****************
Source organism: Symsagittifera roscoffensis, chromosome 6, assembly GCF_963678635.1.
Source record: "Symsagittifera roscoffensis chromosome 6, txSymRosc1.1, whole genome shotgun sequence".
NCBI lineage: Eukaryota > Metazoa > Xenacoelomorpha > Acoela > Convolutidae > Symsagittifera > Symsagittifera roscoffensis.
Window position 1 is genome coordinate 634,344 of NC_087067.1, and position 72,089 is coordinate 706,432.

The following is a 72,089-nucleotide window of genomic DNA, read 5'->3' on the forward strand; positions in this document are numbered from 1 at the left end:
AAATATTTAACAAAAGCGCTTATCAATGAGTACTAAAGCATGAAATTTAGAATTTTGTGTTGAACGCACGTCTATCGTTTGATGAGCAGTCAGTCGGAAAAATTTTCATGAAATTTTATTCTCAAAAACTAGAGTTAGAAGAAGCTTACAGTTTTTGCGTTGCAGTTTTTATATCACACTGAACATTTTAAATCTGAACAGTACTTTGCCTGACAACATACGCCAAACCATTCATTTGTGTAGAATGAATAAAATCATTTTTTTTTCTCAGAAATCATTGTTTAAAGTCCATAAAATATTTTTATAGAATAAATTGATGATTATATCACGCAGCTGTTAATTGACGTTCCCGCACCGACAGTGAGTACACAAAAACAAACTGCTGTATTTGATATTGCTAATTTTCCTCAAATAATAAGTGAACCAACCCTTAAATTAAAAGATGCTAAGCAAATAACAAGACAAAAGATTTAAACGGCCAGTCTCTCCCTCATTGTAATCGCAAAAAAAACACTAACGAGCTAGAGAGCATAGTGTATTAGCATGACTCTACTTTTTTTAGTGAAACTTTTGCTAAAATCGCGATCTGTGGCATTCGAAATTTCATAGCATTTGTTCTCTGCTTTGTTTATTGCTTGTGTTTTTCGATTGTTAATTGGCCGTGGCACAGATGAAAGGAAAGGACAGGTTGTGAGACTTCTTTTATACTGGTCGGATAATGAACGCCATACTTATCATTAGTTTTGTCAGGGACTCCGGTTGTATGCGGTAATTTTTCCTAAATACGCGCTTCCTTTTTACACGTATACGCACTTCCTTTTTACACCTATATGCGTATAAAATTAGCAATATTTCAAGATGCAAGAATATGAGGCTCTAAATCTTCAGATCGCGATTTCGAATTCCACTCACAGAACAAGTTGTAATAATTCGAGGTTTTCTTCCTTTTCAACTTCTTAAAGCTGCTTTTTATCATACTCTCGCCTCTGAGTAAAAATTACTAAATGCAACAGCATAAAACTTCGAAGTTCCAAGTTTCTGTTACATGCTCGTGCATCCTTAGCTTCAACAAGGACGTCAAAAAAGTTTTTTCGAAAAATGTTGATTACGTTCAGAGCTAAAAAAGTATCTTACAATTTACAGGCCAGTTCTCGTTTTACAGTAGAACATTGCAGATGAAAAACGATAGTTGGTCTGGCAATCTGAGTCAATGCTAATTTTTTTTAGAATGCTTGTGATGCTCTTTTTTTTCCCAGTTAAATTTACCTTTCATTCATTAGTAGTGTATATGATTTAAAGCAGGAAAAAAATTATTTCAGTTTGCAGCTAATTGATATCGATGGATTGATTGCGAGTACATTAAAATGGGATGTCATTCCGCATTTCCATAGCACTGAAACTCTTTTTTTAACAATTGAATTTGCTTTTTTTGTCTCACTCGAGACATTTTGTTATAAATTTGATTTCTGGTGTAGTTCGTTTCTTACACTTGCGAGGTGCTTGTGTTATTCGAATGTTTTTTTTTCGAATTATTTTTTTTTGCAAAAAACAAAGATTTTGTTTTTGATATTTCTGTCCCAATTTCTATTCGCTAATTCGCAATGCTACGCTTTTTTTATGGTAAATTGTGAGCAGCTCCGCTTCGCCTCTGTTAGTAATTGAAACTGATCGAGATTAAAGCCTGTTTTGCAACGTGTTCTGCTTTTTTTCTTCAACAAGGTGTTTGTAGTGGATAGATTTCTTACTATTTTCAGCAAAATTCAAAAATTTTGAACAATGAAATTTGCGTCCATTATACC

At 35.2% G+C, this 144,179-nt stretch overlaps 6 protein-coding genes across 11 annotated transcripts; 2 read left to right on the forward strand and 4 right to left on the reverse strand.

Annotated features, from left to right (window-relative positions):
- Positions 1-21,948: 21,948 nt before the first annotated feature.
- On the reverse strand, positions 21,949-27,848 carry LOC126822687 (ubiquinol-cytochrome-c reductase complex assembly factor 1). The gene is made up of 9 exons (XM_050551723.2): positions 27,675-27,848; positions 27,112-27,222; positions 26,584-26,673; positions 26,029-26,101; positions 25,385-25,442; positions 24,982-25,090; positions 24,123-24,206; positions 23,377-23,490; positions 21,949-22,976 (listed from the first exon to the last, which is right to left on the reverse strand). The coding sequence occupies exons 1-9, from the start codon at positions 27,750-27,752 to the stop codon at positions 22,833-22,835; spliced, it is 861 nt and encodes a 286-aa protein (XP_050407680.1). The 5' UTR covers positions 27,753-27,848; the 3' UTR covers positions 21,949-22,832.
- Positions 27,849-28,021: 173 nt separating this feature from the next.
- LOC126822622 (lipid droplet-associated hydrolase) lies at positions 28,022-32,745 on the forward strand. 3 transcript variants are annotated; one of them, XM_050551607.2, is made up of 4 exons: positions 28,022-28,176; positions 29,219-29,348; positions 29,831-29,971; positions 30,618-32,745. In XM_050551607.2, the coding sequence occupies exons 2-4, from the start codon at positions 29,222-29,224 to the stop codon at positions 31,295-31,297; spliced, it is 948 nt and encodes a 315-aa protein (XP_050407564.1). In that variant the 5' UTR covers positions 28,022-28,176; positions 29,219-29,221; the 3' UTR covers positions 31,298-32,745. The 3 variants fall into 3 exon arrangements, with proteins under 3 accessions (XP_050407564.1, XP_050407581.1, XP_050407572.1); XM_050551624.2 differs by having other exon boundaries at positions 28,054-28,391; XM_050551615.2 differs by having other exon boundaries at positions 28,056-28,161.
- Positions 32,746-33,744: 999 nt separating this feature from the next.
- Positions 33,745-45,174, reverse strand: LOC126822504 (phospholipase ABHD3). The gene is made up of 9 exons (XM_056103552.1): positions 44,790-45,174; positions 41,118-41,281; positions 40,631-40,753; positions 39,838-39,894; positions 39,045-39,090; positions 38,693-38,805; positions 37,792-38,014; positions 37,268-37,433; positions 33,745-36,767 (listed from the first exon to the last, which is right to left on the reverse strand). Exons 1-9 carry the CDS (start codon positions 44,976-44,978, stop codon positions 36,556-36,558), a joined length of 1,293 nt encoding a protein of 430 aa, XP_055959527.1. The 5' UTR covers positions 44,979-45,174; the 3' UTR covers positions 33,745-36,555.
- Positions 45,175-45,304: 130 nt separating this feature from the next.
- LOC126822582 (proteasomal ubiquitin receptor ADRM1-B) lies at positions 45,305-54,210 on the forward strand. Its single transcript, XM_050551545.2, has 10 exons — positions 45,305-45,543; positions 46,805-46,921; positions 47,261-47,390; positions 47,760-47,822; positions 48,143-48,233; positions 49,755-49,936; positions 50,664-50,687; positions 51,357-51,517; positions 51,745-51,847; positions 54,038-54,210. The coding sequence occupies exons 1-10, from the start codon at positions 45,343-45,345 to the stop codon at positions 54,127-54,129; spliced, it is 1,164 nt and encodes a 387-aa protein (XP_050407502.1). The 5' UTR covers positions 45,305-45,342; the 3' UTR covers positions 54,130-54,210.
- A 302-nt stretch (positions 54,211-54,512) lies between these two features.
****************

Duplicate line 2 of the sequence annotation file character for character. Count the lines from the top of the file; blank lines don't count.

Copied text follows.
Source record: "Symsagittifera roscoffensis chromosome 6, txSymRosc1.1, whole genome shotgun sequence".